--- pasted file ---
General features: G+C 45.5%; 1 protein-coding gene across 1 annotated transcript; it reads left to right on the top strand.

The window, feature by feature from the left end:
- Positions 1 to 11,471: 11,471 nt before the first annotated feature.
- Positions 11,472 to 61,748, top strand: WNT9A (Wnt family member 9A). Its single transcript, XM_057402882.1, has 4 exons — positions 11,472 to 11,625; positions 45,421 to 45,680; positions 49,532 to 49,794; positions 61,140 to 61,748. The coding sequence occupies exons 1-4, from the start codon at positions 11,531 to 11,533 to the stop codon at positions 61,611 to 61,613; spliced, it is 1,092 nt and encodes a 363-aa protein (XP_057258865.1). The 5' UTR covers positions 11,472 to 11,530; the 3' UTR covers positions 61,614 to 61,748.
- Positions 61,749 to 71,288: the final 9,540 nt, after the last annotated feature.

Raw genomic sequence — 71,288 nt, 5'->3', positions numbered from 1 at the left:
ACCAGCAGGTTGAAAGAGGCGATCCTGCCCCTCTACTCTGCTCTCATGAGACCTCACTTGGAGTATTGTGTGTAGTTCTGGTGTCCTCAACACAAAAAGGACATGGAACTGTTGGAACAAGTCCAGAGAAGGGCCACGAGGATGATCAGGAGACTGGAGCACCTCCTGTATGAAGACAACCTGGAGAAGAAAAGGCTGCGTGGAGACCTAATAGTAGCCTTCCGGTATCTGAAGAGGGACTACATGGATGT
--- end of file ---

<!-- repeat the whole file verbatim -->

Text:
General features: G+C 45.5%; 1 protein-coding gene across 1 annotated transcript; it reads left to right on the top strand.

The window, feature by feature from the left end:
- Positions 1 to 11,471: 11,471 nt before the first annotated feature.
- Positions 11,472 to 61,748, top strand: WNT9A (Wnt family member 9A). Its single transcript, XM_057402882.1, has 4 exons — positions 11,472 to 11,625; positions 45,421 to 45,680; positions 49,532 to 49,794; positions 61,140 to 61,748. The coding sequence occupies exons 1-4, from the start codon at positions 11,531 to 11,533 to the stop codon at positions 61,611 to 61,613; spliced, it is 1,092 nt and encodes a 363-aa protein (XP_057258865.1). The 5' UTR covers positions 11,472 to 11,530; the 3' UTR covers positions 61,614 to 61,748.
- Positions 61,749 to 71,288: the final 9,540 nt, after the last annotated feature.

Raw genomic sequence — 71,288 nt, 5'->3', positions numbered from 1 at the left:
ACCAGCAGGTTGAAAGAGGCGATCCTGCCCCTCTACTCTGCTCTCATGAGACCTCACTTGGAGTATTGTGTGTAGTTCTGGTGTCCTCAACACAAAAAGGACATGGAACTGTTGGAACAAGTCCAGAGAAGGGCCACGAGGATGATCAGGAGACTGGAGCACCTCCTGTATGAAGACAACCTGGAGAAGAAAAGGCTGCGTGGAGACCTAATAGTAGCCTTCCGGTATCTGAAGAGGGACTACATGGATGT